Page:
As his abuser is sentenced to 17 years, a man has spoken of how he hid his feelings for so many years, after being groomed and sexually abused as a young boy, but now knows that his voice has finally been heard.
Bruce Moir, now 46, of no fixed address, was living in Bedford and volunteering as a scout leader, when he sexually abused a 13-year-old boy, gaining his trust by befriending him, playing golf and video games with him, and teaching him to play keyboards.
Then, on two separate overnight camping expeditions, Moir gave the youngster alcohol, isolated him from others, and took advantage of him sexually.
The abuse was uncovered when another young victim gave a statement to police in September 2017 and an investigation was launched, discovering two further victims.
Moir was arrested, but denied all the allegations, which encompassed offending with children between 1986 and 1996.
At a three-day trial in February, Moir was found guilty of three counts of indecent assault, and pleaded guilty to a further three counts of indecent assault against the three young victims.
A further charge will lie on file.
At Luton Crown Court on Thursday (22 July 2021), Moir was sentenced to nine years in prison, with an eight year extended licence upon release.
Moir must serve six years before he can be considered for parole. He was also made the subject of an indefinite Sexual Harm Prevention Order (SHPO), and barred from working with children.
In an impact statement read to the court, one victim explained how he has been badly affected by what happened, burying his feelings for more than 15 years, blaming himself and, how once he made his statement to police, he came to realise he had been groomed. He said:
“I need to keep reminding myself, as a young child I was not to blame, I did not make him do that to me.
“He was the adult, I was taken advantage of and I was groomed.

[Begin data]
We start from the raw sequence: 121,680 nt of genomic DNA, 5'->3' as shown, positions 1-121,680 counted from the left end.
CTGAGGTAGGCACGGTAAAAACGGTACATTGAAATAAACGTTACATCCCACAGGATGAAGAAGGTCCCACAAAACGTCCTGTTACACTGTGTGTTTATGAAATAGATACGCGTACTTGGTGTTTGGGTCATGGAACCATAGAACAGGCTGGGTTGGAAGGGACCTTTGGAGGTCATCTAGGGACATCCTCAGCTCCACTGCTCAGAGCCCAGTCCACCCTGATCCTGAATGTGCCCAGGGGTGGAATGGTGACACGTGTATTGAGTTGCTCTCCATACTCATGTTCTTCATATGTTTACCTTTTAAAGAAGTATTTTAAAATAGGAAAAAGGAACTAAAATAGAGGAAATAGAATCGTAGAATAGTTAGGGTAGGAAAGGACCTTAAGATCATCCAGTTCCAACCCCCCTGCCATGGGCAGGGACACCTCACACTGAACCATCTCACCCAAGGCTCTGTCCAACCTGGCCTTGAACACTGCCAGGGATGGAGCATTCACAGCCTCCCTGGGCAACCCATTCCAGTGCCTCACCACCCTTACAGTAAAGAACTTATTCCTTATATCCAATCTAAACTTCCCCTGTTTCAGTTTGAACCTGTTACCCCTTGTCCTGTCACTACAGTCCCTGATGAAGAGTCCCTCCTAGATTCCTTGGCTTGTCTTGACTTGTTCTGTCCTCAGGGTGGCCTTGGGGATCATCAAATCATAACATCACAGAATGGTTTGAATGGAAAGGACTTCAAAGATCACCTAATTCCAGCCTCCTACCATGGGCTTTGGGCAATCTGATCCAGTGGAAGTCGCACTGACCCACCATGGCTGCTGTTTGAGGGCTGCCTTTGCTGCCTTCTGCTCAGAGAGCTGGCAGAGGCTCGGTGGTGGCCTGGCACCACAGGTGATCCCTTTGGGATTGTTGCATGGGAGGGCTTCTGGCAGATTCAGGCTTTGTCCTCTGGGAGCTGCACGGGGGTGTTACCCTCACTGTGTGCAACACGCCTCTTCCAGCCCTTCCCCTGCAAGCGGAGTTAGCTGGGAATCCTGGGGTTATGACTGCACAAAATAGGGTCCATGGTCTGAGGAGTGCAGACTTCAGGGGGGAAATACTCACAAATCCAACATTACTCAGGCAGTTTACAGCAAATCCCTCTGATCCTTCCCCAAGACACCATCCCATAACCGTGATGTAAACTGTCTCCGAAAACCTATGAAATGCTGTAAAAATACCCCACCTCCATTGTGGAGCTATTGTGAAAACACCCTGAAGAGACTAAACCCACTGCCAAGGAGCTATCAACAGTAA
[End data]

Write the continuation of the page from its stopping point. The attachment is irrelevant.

“As this chapter hopefully comes to an end, no words or actions can change what happened to me all those years ago, however I now know that my voice has been heard.
“I now know that for once in my life somebody else knows what happened.”
Detective Constable Claire Long, from Bedfordshire Police’s Public Protection Unit, who investigated the case, said:
“Moir deviously acted to befriend an impressionable young boy and win his trust, before betraying that trust in a most abhorrent way.
“I want to thank this man for finding the courage to come forward to tell his story, and to allow us to ensure his voice was finally heard.
“I hope that by seeing Moir paying for his actions now will bring about some form of closure, and assist him on his journey to recovery.
“It is never too late to speak up about sexual abuse, no matter when it happened, and this case shows we will do our utmost to see an abuser brought to justice, even years down the line.”
Detective Inspector Martin Eaton said:
“We know that it can take years before a victim is ready to speak about their experiences, but when they are ready, we will be waiting.
“I would ask that if you have concerns about child sexual abuse, or you have ever been a victim, please report it, don’t carry this by yourself.
“We have specially trained officers, and a network of partner agencies, willing to listen and to support and guide you through the criminal justice process and beyond.”
The NSPCC website has a wealth of information on how to talk to your child about staying safe from sexual abuse, including the PANTS underwear rule:
P – Privates are private
A – Always remember your body belongs to you
N – No means no
T – Talk about secrets that upset you
S – Speak up, someone can help
You can find more information and resources on the Bedfordshire Police website.
To report child sex abuse, call 101. In an emergency, always call 999.